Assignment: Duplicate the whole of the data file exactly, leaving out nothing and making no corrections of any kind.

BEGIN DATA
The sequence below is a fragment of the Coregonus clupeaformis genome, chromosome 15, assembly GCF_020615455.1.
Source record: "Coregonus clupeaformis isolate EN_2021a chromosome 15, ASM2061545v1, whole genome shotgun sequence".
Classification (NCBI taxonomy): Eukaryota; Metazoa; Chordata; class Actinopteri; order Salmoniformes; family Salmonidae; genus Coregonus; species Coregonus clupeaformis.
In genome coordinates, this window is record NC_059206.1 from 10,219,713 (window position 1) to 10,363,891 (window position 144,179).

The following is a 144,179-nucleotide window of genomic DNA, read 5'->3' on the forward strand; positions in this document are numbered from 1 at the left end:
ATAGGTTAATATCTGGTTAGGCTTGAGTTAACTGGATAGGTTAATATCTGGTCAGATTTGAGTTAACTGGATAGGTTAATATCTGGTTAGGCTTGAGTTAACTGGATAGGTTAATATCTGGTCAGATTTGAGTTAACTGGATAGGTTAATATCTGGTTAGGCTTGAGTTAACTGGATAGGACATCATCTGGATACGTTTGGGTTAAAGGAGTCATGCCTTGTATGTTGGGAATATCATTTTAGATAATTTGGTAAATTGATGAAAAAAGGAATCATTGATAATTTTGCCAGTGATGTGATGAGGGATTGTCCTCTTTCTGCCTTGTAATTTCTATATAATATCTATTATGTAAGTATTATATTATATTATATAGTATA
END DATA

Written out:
The sequence below is a fragment of the Coregonus clupeaformis genome, chromosome 15, assembly GCF_020615455.1.
Source record: "Coregonus clupeaformis isolate EN_2021a chromosome 15, ASM2061545v1, whole genome shotgun sequence".
Classification (NCBI taxonomy): Eukaryota; Metazoa; Chordata; class Actinopteri; order Salmoniformes; family Salmonidae; genus Coregonus; species Coregonus clupeaformis.
In genome coordinates, this window is record NC_059206.1 from 10,219,713 (window position 1) to 10,363,891 (window position 144,179).

The following is a 144,179-nucleotide window of genomic DNA, read 5'->3' on the forward strand; positions in this document are numbered from 1 at the left end:
ATAGGTTAATATCTGGTTAGGCTTGAGTTAACTGGATAGGTTAATATCTGGTCAGATTTGAGTTAACTGGATAGGTTAATATCTGGTTAGGCTTGAGTTAACTGGATAGGTTAATATCTGGTCAGATTTGAGTTAACTGGATAGGTTAATATCTGGTTAGGCTTGAGTTAACTGGATAGGACATCATCTGGATACGTTTGGGTTAAAGGAGTCATGCCTTGTATGTTGGGAATATCATTTTAGATAATTTGGTAAATTGATGAAAAAAGGAATCATTGATAATTTTGCCAGTGATGTGATGAGGGATTGTCCTCTTTCTGCCTTGTAATTTCTATATAATATCTATTATGTAAGTATTATATTATATTATATAGTATA